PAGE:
This is a retrospective chart review of adults with CAP who were admitted to a general hospital in Saudi Arabia from March 2013 to June 2016. The hospital is a 350-bed general hospital and provides medical care for 160,000 individuals eligible for medical care. The patients' data were retrieved from the health information unit using the International Classification of Diseases, Ninth Revision (ICD-9). The electronic pharmacy database was then used to retrieve the prescribed antibiotics and the duration of therapy for each antibiotic. A standard Microsoft Excel sheet was used to record the retrieved data. Statistical analysis was done using Minitab®(Minitab Inc. Version 17, State College, Pennsylvania, USA; 2017). The generated data included the mean duration of each antibiotic standard deviation (±SD). A significant P value was considered if P < 0.05. The study was approved by the JHAH Institutional Review Board. The diagnosis of CAP was based on the presence of a group of clinical features such as fever and the demonstration of an infiltrate by chest radiograph with or without supporting microbiological data as suggested by the ATS/IDSA. We also calculated the CURB-65 score based on Confusion, Blood Urea, Respiratory Rate, Blood pressure, and age ≥65 years.
| Results|| |
A total of 1672 adult patients were admitted during the study period. Of those patients, 868 (52%) were male. Of all patients, 47 (2.8%) were admitted initially to the intensive care unit (ICU). The mean CURB-65 score (confusion, blood urea, respiratory rate, blood pressure, and age > 65 years) (±SD) was 1.47 (1.15) and 1.8 (0.92) for patients who did not require ICU and those who required ICU admission (P = 0.019). The most frequently used antibiotics as single agents or combined with other antibiotics were levofloxacin (68.12%); ceftriaxone (37.7%), imipenem-cilastatin (32.5%), and azithromycin (20.6%). The mean days of the use of these antibiotics were 3.2, 2.8, 4.4, and 2.9, respectively [Figure 1]. The overall mean (±SD) days of therapy of antibiotics was 5.96 (±4.8) and a median of 5 days [Figure 2].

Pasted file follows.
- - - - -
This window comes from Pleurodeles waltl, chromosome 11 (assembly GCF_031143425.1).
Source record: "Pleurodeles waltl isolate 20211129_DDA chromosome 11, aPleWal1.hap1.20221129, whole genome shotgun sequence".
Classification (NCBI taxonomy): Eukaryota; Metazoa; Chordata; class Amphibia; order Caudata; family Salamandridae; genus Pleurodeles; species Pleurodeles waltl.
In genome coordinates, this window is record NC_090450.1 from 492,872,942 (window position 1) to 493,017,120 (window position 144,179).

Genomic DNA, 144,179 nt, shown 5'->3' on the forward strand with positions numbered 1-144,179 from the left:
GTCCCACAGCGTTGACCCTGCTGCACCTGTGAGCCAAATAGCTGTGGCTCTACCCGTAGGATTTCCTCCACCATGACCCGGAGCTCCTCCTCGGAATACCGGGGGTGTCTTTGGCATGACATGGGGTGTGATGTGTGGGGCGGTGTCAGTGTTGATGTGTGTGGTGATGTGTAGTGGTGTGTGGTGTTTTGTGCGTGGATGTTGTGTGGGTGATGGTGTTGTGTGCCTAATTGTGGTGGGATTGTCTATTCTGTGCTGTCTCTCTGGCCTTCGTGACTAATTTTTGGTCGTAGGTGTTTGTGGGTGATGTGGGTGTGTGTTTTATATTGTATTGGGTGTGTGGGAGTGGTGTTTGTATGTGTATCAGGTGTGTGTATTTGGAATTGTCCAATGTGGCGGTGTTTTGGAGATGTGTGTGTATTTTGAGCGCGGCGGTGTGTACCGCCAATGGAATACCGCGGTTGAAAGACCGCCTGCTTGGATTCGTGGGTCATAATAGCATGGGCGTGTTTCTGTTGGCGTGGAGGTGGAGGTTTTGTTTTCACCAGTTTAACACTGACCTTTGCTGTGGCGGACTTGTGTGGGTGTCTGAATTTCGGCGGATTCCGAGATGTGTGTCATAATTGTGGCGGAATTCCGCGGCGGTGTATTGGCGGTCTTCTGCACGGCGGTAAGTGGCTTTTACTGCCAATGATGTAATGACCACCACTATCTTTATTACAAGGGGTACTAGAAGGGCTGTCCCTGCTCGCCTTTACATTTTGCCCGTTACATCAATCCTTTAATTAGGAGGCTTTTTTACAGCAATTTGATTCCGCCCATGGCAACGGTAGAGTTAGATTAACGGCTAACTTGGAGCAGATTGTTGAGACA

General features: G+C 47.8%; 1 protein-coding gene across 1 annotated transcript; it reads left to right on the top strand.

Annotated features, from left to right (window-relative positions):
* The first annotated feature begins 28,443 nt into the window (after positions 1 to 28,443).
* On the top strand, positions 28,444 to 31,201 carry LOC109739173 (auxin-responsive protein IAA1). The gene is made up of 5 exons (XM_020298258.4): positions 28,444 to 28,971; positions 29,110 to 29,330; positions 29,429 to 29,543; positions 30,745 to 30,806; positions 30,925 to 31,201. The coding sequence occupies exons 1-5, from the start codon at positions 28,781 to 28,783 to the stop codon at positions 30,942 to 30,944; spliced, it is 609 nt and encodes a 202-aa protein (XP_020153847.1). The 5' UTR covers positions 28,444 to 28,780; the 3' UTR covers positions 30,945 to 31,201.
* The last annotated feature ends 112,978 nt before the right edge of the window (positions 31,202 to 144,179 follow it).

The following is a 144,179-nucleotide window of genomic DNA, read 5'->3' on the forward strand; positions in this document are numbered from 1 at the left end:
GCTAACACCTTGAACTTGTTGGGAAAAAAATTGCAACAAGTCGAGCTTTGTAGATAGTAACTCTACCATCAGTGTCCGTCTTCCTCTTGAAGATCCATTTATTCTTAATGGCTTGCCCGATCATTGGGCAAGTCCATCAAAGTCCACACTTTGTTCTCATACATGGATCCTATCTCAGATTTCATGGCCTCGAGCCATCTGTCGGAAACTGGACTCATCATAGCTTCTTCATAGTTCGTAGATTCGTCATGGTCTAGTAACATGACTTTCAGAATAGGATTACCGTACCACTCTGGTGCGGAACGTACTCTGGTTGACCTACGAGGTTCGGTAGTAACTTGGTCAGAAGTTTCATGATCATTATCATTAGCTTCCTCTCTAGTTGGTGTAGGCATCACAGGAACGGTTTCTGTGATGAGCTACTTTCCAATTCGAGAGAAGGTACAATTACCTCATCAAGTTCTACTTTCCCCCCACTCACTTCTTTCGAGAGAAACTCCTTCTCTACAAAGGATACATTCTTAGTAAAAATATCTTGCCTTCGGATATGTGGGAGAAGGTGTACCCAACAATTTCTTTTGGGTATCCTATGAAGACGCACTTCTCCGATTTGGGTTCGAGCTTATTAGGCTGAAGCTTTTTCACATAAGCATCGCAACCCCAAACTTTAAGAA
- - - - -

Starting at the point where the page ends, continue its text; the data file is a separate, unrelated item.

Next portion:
|Figure 1: Box blot of the mean and the 95% confidence interval of the duration of commonly used antibiotics (the number of cases in each antibiotic is as follows: Ceftriaxone (ceftx, 631); levofloxacin (levo, 1139); azithromycin (azith, 344); ciprofloxacin (cipro, 54); imipenem (imi, 543)|
Click here to view
|Figure 2: A histogram showing the days of therapy of antibiotics of the included patients|
Click here to view
A combination therapy of levofloxacin and imipenem-cilastatin was prescribed for 355 (21.8%) of non-ICU patients versus 20 (60.6%) of ICU patients (P = 0.0007). Levofloxacin was prescribed for 1106 (68%) of non-ICU patients versus 33 (75%) of ICU patients (P = 0.412). Imipenem-cilastatin was prescribed for 518 (31.8%) of non-ICU patients versus 25 (56.8%) of ICU patients (P = 0.0009). There was no relationship between antibiotic use and the CURB-65 score [Figure 3].
|Figure 3: A fitted line blot of the length of antimicrobial therapy and the CURB-65 score|
Click here to view
There was no time-trend difference in the percentage of patients receiving imipenem-cilastatin (34.6%) and azithromycin (21.7%–18.3%) [Figure 4]. However, ceftriaxone use decreased from 41% in 2013 to 26% in 2016 (P = 0.034). In addition, levofloxacin use increased from 63.7% to 75% (P = 0.63).
|Figure 4: Percentage of patients receiving specified antibiotics per year of admission|